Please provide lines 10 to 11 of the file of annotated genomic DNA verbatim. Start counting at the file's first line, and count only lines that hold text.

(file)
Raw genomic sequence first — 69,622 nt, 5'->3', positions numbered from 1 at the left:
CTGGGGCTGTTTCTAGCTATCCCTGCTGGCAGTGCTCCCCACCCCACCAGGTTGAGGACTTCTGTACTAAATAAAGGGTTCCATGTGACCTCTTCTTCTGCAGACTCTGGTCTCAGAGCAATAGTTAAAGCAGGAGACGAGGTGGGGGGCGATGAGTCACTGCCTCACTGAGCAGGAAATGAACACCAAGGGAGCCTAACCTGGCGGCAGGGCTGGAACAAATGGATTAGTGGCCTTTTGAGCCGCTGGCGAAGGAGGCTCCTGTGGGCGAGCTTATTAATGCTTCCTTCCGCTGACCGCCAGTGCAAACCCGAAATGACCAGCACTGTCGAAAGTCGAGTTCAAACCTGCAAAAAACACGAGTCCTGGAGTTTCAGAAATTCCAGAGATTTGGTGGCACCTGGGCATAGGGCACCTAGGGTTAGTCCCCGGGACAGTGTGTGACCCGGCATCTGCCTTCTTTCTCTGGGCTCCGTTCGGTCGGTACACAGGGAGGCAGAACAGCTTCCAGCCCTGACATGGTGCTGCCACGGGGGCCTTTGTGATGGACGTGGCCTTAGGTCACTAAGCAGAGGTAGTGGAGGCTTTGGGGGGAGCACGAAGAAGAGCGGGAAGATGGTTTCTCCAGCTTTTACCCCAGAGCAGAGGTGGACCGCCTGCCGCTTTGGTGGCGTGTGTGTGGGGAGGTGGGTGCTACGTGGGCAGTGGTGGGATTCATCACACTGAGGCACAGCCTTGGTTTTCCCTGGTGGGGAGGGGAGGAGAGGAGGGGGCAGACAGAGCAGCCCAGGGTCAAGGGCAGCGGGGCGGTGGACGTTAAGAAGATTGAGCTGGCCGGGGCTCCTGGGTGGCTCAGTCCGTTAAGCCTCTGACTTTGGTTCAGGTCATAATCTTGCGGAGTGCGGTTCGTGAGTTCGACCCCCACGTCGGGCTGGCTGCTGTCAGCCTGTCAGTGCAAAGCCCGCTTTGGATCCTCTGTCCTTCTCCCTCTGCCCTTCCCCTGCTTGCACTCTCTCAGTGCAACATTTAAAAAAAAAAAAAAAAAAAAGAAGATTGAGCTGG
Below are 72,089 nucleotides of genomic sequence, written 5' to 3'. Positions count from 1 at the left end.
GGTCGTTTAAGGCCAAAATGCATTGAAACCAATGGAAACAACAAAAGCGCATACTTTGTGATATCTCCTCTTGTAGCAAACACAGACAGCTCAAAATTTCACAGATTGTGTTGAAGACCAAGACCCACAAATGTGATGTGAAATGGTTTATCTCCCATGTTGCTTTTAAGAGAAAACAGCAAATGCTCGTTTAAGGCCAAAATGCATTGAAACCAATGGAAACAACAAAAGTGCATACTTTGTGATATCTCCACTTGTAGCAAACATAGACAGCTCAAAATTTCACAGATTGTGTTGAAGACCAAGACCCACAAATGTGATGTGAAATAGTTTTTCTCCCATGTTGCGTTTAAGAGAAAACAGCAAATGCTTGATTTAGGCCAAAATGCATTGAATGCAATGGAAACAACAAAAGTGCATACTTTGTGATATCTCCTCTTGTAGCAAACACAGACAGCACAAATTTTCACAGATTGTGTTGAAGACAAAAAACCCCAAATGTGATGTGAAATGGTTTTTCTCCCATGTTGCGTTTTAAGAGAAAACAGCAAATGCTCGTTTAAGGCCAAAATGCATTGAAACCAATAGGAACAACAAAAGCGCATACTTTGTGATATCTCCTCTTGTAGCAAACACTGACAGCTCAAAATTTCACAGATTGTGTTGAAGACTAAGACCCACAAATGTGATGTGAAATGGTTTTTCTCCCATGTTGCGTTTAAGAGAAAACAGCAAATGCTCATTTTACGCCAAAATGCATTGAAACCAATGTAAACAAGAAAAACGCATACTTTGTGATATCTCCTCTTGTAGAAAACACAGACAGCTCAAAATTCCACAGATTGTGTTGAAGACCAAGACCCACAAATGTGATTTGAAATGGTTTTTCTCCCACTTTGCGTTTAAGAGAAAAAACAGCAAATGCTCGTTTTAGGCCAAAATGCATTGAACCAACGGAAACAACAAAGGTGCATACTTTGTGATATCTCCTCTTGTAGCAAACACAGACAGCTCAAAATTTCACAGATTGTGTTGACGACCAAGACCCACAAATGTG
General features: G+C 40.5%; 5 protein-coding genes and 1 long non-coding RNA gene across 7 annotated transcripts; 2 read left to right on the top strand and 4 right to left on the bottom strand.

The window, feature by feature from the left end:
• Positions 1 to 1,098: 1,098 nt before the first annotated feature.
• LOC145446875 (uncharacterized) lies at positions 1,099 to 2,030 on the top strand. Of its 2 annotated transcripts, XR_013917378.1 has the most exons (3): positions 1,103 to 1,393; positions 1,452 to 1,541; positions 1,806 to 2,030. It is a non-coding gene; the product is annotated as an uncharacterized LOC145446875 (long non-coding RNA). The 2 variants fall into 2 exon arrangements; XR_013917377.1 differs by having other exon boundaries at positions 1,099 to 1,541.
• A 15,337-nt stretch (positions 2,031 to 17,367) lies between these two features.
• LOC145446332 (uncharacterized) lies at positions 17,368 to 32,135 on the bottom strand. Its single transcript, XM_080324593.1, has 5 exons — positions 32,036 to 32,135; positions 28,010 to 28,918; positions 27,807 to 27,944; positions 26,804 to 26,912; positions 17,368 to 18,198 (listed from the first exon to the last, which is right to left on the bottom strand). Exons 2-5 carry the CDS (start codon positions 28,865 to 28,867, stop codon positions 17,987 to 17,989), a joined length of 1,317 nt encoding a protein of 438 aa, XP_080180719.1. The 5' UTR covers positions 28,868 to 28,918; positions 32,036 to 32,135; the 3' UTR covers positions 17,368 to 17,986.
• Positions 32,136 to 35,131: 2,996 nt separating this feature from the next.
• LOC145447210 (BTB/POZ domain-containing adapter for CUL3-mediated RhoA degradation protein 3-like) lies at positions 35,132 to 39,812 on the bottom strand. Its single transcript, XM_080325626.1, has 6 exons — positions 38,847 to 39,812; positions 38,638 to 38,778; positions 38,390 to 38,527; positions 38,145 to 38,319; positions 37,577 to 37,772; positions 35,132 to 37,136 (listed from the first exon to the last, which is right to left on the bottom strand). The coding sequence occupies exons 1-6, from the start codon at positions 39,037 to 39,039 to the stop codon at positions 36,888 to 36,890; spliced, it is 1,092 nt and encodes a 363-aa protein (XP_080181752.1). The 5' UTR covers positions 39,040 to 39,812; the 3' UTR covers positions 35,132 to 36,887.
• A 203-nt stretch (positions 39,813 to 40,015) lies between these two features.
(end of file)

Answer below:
• LOC145446332 (uncharacterized) lies at positions 17,368 to 32,135 on the bottom strand. Its single transcript, XM_080324593.1, has 5 exons — positions 32,036 to 32,135; positions 28,010 to 28,918; positions 27,807 to 27,944; positions 26,804 to 26,912; positions 17,368 to 18,198 (listed from the first exon to the last, which is right to left on the bottom strand). Exons 2-5 carry the CDS (start codon positions 28,865 to 28,867, stop codon positions 17,987 to 17,989), a joined length of 1,317 nt encoding a protein of 438 aa, XP_080180719.1. The 5' UTR covers positions 28,868 to 28,918; positions 32,036 to 32,135; the 3' UTR covers positions 17,368 to 17,986.
• Positions 32,136 to 35,131: 2,996 nt separating this feature from the next.